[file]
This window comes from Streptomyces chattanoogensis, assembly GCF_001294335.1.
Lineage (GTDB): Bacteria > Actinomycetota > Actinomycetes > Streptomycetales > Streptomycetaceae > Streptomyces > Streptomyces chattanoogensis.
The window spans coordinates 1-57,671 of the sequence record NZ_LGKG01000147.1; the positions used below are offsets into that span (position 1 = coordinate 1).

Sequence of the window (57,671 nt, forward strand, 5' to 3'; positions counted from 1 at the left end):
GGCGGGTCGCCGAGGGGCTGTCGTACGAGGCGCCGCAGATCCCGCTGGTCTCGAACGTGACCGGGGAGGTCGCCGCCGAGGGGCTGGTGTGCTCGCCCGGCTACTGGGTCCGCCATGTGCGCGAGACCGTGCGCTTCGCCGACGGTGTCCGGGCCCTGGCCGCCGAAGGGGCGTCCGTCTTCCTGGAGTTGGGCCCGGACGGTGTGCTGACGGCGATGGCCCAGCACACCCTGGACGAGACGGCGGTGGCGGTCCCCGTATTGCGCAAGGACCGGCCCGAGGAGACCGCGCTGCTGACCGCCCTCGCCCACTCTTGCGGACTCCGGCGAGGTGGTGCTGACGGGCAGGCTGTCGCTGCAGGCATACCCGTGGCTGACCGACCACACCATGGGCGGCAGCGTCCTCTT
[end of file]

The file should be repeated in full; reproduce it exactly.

This window comes from Streptomyces chattanoogensis, assembly GCF_001294335.1.
Lineage (GTDB): Bacteria > Actinomycetota > Actinomycetes > Streptomycetales > Streptomycetaceae > Streptomyces > Streptomyces chattanoogensis.
The window spans coordinates 1-57,671 of the sequence record NZ_LGKG01000147.1; the positions used below are offsets into that span (position 1 = coordinate 1).

Sequence of the window (57,671 nt, forward strand, 5' to 3'; positions counted from 1 at the left end):
GGCGGGTCGCCGAGGGGCTGTCGTACGAGGCGCCGCAGATCCCGCTGGTCTCGAACGTGACCGGGGAGGTCGCCGCCGAGGGGCTGGTGTGCTCGCCCGGCTACTGGGTCCGCCATGTGCGCGAGACCGTGCGCTTCGCCGACGGTGTCCGGGCCCTGGCCGCCGAAGGGGCGTCCGTCTTCCTGGAGTTGGGCCCGGACGGTGTGCTGACGGCGATGGCCCAGCACACCCTGGACGAGACGGCGGTGGCGGTCCCCGTATTGCGCAAGGACCGGCCCGAGGAGACCGCGCTGCTGACCGCCCTCGCCCACTCTTGCGGACTCCGGCGAGGTGGTGCTGACGGGCAGGCTGTCGCTGCAGGCATACCCGTGGCTGACCGACCACACCATGGGCGGCAGCGTCCTCTT